Beyond that you have special new versions of the main three resource rooms, and eventually a Nuka-Cola bottling factory, which confers both food and drink, but shockingly no extra Caps, even in tiny amounts. Training goes faster if more than one person trains at a time. Likewise, training rooms do indeed count towards happiness, as the ‘right room assignment’ mission objective helped me understand.
Aside from the SPECIAL stats, vault dwellers can also be equipped with an outfit and a weapon. Outfits confer stat bonuses and weapons are used to fight off Radroaches, raiders, or to help your dweller survive if you send them scouting for items and Caps out in the wastes. They also level up over time, but leveling up doesn’t increase their stats. It only increases their health, which is still very important for fighting off those previously mentioned random disasters. Vice Versa, people in training rooms only increase stats, and don’t level up.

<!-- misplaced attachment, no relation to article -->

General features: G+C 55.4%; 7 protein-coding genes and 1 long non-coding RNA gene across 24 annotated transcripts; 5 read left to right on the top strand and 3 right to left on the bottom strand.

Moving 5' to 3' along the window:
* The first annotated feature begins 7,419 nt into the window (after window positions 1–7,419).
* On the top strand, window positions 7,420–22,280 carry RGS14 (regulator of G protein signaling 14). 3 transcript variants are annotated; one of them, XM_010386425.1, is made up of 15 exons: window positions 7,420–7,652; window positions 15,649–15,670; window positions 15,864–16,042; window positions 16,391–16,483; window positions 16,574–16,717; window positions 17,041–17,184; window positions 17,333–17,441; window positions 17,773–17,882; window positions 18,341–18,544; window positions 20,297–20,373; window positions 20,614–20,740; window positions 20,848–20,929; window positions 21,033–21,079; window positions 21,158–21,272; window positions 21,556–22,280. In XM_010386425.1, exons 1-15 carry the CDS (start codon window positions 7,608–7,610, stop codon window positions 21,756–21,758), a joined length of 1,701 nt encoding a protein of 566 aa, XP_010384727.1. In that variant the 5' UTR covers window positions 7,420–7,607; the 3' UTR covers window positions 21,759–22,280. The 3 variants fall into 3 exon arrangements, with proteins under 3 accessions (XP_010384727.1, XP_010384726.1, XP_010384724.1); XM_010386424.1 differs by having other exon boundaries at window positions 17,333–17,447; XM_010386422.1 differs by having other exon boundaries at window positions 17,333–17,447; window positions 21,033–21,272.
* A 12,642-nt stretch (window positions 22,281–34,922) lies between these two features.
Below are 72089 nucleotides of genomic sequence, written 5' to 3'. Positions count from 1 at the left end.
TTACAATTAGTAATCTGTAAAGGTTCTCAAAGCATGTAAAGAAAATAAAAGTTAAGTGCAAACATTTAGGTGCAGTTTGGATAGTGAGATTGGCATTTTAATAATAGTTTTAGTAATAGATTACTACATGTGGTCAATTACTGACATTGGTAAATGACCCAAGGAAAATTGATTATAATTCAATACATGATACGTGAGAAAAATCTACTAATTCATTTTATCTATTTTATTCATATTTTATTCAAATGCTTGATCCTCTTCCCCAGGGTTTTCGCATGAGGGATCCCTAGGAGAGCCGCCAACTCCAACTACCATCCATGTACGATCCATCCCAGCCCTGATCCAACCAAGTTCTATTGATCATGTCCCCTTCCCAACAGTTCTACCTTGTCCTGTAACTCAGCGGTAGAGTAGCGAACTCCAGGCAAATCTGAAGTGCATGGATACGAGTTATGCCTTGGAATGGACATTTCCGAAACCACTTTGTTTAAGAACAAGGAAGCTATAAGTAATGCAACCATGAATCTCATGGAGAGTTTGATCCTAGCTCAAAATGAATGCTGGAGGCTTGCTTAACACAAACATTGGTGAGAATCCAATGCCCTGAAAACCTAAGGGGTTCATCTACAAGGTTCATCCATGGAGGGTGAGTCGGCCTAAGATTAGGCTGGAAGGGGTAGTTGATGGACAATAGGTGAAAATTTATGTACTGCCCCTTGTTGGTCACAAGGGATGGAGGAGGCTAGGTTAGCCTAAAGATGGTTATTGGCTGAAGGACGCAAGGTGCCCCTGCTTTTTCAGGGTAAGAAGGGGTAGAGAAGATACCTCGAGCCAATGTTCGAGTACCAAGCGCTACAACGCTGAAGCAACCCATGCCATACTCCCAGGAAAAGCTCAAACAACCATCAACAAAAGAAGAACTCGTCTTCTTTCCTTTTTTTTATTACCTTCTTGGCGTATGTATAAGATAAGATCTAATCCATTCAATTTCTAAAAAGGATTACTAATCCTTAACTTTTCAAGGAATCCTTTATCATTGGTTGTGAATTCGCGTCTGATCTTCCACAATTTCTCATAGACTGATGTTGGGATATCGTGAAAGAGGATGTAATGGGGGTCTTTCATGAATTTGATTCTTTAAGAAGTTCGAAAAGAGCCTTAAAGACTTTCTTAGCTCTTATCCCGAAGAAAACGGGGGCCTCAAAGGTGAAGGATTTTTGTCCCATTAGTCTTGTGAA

Fun fact. The game is smart enough to realize that when you pull in people from surrounding rooms to fight a disaster that you want those people BACK in those rooms right after. I’ve almost never had issues with getting people back in their assigned rooms. Also, weapon management is a pain if you give a bunch of people weapons and can’t remember who. Then you have to tap on each person and check, one by one. Make sure if you give people weapons for a crisis, you take them back immediately.
The main balancing act of this game is in the population control. As you get more dwellers, you’ll need more clean water and food, and space. As you build more rooms to accommodate, you’ll need more power. Beyond the intro of the game, gaining new followers is generally molasses slow. With a single cell, level 2 radio room, staffed by two people with near max Charisma (19 out of a possible 20) I almost never got new dwellers from the outside. So how do you increase your population? The old fashioned way. Make new people. I mean, it is the apocalypse. It is your civic duty to repopulate the earth and ensure the survival of the human race, right?